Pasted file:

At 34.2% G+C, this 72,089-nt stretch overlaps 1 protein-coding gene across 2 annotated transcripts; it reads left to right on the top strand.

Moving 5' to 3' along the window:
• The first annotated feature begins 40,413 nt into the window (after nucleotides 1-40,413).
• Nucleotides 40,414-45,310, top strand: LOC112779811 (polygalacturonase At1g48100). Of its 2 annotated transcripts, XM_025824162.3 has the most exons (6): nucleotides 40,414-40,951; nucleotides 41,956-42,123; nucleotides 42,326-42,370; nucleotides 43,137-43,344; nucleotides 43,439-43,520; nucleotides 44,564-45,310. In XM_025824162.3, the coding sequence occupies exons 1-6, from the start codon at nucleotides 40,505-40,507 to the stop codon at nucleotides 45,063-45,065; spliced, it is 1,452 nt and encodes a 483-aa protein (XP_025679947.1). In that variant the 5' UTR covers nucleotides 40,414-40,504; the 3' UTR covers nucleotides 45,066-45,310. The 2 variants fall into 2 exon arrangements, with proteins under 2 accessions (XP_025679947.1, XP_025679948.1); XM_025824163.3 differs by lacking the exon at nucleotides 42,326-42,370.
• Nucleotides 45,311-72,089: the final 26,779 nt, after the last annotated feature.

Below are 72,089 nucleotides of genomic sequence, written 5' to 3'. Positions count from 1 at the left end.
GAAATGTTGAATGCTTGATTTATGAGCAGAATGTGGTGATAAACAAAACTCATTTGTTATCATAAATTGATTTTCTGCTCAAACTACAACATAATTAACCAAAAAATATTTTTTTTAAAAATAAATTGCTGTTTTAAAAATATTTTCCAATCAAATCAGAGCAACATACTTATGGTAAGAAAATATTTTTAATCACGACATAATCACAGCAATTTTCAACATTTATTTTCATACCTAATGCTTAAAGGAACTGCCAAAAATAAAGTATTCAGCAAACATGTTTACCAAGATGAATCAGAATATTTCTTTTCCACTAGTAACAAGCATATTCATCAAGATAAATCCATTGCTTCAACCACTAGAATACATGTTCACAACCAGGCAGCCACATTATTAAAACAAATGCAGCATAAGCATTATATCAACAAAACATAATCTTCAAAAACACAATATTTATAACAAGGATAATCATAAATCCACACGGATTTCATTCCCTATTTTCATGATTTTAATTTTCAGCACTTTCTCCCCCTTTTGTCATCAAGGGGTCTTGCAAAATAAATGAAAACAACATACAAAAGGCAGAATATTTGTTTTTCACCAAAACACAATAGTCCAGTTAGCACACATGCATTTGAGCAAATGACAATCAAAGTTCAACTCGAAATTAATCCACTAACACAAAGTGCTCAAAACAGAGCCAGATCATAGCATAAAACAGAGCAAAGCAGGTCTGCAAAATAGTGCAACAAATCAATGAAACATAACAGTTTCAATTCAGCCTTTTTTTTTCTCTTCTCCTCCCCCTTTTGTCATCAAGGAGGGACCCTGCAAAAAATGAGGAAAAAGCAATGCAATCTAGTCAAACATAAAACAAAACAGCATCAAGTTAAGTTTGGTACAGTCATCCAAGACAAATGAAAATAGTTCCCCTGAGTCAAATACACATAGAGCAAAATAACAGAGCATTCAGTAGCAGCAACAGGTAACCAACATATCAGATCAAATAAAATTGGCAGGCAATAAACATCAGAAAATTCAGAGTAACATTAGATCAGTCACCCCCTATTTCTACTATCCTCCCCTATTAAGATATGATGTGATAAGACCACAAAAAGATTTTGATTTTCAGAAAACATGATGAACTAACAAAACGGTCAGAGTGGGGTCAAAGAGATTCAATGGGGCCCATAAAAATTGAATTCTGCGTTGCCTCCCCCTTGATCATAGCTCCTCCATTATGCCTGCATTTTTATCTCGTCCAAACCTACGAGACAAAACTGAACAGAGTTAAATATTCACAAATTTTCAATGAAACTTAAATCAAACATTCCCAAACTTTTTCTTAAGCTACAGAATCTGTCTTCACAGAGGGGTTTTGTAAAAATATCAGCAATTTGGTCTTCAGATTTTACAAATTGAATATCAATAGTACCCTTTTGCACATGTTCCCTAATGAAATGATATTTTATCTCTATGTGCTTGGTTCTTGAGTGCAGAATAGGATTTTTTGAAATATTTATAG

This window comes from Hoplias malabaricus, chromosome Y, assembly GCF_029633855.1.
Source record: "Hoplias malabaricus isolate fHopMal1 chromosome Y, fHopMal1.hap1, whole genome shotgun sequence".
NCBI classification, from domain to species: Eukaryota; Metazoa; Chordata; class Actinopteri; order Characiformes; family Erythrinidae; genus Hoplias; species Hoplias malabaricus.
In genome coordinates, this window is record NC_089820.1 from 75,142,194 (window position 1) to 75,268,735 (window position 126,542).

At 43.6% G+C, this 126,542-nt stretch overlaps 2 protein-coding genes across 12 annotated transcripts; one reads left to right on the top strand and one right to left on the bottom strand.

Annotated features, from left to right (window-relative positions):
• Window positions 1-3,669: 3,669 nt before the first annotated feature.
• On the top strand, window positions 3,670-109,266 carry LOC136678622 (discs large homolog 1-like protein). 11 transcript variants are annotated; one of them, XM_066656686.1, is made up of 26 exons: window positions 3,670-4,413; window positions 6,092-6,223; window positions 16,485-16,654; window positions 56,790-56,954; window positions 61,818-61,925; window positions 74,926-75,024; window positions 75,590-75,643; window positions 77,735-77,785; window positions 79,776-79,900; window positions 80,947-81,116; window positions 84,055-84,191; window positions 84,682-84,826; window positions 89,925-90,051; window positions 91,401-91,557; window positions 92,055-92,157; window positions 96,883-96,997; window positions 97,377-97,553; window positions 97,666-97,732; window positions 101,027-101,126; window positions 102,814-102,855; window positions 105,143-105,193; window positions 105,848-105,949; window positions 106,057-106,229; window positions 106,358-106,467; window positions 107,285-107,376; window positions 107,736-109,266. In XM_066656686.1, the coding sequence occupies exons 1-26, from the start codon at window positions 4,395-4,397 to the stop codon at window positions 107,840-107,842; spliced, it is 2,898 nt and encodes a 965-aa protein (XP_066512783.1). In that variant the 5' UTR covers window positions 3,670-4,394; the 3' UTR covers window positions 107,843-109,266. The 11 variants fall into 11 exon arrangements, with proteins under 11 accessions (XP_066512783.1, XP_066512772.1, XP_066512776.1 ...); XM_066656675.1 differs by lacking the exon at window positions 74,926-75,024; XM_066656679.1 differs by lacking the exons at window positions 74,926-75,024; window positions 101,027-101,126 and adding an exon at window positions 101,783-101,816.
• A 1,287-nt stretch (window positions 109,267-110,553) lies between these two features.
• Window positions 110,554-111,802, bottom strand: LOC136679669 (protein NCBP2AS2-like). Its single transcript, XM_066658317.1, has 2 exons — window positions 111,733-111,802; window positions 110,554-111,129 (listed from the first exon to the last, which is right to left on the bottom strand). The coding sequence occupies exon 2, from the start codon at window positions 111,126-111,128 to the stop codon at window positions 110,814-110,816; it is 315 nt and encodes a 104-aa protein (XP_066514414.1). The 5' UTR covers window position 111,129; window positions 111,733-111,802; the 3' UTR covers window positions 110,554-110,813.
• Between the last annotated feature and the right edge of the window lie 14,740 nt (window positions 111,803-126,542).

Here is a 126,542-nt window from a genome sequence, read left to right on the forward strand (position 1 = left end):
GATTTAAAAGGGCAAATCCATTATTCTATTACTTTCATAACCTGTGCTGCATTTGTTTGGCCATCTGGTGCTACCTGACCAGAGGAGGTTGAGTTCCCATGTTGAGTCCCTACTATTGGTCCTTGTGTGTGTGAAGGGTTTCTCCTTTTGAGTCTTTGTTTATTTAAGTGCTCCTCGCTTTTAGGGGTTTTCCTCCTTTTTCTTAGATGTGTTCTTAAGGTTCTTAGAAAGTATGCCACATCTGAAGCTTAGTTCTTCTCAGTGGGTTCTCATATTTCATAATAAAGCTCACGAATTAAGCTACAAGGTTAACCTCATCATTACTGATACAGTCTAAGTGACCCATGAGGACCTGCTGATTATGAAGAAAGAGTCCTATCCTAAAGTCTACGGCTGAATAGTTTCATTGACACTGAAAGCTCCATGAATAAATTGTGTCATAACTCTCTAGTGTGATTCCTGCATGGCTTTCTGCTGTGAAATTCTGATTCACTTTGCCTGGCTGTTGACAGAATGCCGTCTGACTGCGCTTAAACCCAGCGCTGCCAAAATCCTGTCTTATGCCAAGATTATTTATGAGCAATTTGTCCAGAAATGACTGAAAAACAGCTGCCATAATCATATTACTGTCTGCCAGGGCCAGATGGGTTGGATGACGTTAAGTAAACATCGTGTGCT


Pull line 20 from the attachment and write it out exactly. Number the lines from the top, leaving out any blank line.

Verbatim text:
GATTTAAAAGGGCAAATCCATTATTCTATTACTTTCATAACCTGTGCTGCATTTGTTTGGCCATCTGGTGCTACCTGACCAGAGGAGGTTGAGTTCCCATGTTGAGTCCCTACTATTGGTCCTTGTGTGTGTGAAGGGTTTCTCCTTTTGAGTCTTTGTTTATTTAAGTGCTCCTCGCTTTTAGGGGTTTTCCTCCTTTTTCTTAGATGTGTTCTTAAGGTTCTTAGAAAGTATGCCACATCTGAAGCTTAGTTCTTCTCAGTGGGTTCTCATATTTCATAATAAAGCTCACGAATTAAGCTACAAGGTTAACCTCATCATTACTGATACAGTCTAAGTGACCCATGAGGACCTGCTGATTATGAAGAAAGAGTCCTATCCTAAAGTCTACGGCTGAATAGTTTCATTGACACTGAAAGCTCCATGAATAAATTGTGTCATAACTCTCTAGTGTGATTCCTGCATGGCTTTCTGCTGTGAAATTCTGATTCACTTTGCCTGGCTGTTGACAGAATGCCGTCTGACTGCGCTTAAACCCAGCGCTGCCAAAATCCTGTCTTATGCCAAGATTATTTATGAGCAATTTGTCCAGAAATGACTGAAAAACAGCTGCCATAATCATATTACTGTCTGCCAGGGCCAGATGGGTTGGATGACGTTAAGTAAACATCGTGTGCT